Name: Isabel Bonnet

College newspaper: The Independent Florida Alligator (Gainesville, Florida)

Where I am now: Founder of The Amsterdammer

I arrived at 1105 W University Avenue for the first time in early 2016. I went to the old Alligator office without prior notice, wanting to apply for a photographer position. Luckily for me, the only person who was able to understand me in the office was the photo editor, who gently gave me the position — when honestly he had no reason to do so. I barely knew how to speak English, and for several months I was unable to even write the captions for my pictures. Two semesters later, I became the photo editor of the paper.

For many, joining a student newspaper while at university is like joining a student association to meet people who share the same interests. However, it is much more than that. At The Alligator, I not only learned how a newsroom works, but I had the opportunity to cover events I never thought I, as a student, could do. While being the photo editor, I experienced the U.S. presidential elections from the first row, assigned events to cover to the photographers and assigned them to myself too. I have to admit it was not easy, but my parents have always told me that “if something is easy, it is because it is not working.” And they are right. Being part of a student newspaper is not easy, but it works.

At the Alligator I was able to take pictures of former President Bill Clinton, and current President at that time, Barack Obama. I covered devastating news such as the aftermath of the Pulse shooting in the city of Gainesville, and joyful events such as a DJ Khaled concert. It seems like there was no limit. It is not because we were students that we weren’t able to do a good coverage of the local news. My coverage at the Alligator taught me how to report the news through the lens of the camera, a workshop that I now give at my university to the students.

I arrived at 1105 W University with nothing but experience in citizen journalism, and I left it with an acceptance to do an internship in the French newspaper Le Monde in my mailbox. Exactly one year later, I created a student-run newspaper myself in Amsterdam, The Amsterdammer, that uses the Independent Florida Alligator as its model. Every university should have a student newspaper, and if they don’t: do it yourself. Student journalism teaches you what school can’t, and introduces you to the practical journalism right away.

Without the Alligator, I would have never had the opportunities I had. And not only when I was part of it, but the ones that came later. During my internship, I was prepared for what was coming. I knew what a photo editor does. I know how a staff meeting is done. I know what a copy editor is — which is not often talked about at university. But essentially, I would have never had the idea, or been able, to create a student newspaper myself. I will be forever grateful to the Alligator for giving me a place to learn without letting language be a barrier.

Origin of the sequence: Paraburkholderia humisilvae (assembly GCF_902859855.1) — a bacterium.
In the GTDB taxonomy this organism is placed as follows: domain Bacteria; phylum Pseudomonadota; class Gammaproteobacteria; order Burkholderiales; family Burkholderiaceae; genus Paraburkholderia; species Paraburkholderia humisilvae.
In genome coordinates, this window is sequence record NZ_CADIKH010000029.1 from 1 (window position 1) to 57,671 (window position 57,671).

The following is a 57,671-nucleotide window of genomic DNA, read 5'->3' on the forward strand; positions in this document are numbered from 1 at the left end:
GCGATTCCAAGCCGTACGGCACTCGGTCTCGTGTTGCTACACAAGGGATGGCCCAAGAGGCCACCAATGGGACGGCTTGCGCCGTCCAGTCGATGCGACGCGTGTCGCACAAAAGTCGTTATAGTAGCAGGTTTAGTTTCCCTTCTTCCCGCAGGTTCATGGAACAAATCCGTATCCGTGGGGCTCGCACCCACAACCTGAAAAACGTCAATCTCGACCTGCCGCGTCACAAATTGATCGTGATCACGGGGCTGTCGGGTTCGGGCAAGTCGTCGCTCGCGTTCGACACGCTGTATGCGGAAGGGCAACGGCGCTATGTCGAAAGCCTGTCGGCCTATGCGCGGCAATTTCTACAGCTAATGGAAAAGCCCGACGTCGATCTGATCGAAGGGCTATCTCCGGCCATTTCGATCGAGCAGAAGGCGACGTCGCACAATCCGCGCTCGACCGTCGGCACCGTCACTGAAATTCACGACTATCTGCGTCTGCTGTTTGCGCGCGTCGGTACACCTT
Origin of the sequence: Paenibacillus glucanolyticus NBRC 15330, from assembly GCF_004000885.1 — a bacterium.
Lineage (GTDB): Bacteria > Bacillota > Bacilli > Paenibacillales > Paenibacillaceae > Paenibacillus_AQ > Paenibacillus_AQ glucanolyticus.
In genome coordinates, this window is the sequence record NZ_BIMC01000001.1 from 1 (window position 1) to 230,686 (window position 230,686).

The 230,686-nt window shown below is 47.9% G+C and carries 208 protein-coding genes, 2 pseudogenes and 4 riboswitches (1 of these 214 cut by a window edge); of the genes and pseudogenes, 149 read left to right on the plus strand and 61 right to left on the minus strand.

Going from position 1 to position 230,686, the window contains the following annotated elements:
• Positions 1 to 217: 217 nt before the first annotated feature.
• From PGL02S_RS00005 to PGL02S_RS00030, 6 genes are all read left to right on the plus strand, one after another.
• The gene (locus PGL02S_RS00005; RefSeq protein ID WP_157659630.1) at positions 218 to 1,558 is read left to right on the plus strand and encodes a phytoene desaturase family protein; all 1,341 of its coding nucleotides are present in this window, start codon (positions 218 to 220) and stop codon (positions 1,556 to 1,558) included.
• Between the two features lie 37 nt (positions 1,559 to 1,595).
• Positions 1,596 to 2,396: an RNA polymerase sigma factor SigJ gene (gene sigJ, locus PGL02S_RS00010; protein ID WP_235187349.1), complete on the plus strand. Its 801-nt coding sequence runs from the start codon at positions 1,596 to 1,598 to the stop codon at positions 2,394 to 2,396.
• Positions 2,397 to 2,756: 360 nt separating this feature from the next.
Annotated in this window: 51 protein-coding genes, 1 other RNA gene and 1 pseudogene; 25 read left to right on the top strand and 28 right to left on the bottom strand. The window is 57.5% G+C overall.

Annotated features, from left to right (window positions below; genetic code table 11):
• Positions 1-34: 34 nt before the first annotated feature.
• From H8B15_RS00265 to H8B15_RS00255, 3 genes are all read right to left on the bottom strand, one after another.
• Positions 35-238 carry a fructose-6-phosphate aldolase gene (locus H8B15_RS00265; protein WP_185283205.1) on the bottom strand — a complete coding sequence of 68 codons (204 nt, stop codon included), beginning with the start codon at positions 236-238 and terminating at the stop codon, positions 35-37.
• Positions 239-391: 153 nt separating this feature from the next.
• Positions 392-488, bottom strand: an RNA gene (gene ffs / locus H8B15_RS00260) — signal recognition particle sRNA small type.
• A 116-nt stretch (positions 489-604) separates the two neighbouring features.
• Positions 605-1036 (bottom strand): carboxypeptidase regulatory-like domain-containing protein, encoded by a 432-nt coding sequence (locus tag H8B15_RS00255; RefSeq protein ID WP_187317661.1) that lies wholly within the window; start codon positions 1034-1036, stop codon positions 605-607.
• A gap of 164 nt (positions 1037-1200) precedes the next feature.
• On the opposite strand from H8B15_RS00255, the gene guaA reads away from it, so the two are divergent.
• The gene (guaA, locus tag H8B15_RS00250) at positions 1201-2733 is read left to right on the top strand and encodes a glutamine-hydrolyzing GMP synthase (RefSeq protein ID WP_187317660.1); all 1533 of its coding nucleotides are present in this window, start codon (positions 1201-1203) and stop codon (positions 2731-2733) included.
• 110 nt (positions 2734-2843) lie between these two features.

From Alissa Smith: ‘I owe the entire life I’ve built to my student paper’

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Name: Alissa Smith

College newspaper: Central Florida Future (Orlando, Florida)

Where I am now: News Associate at the Associated Press

On March 30, 2015, the student newspaper at the University of Central Florida changed my life. It’s a day I still celebrate as the anniversary of my first published piece.

The Central Florida Future gave me so much of what I have today: my support system, my career, my hobbies. The Future ignited a passion in me that even I find tiring. I had the chance to ask questions of anyone and the ability to write about; it was a turning point. I majored in business management and entrepreneurship. I realized too late in my college career that my real passion lied in journalism, and I couldn’t afford to change my major. Without the Future, I wouldn’t have had the clips or experience to become a reporter.

On Nov. 29, 2015, I became the Future’s news editor and walked into our small office, decorated with decades of inside jokes and pictures of people I’d never meet but who understood me to my core.

Over the next nine months, I’d cover everything from Pulse and local politics to human trafficking and human interest pieces. I met amazing people inside and outside of the newsroom that made me a better person and writer.

The Future ceased publication after nearly 50 years on Aug. 4, 2016. It broke my heart. The staff poured so much of themselves into that paper. We hated it for the low pay, late nights, breaking news in the middle of classes — but we loved it for all the same reasons.

I owe the Future — and my editors Marina Guerges, Caroline Glenn and Bernard Wilchusky — for where I am today.

I owe the entire life I’ve built to my student paper, and I’m sure I’m not the only one.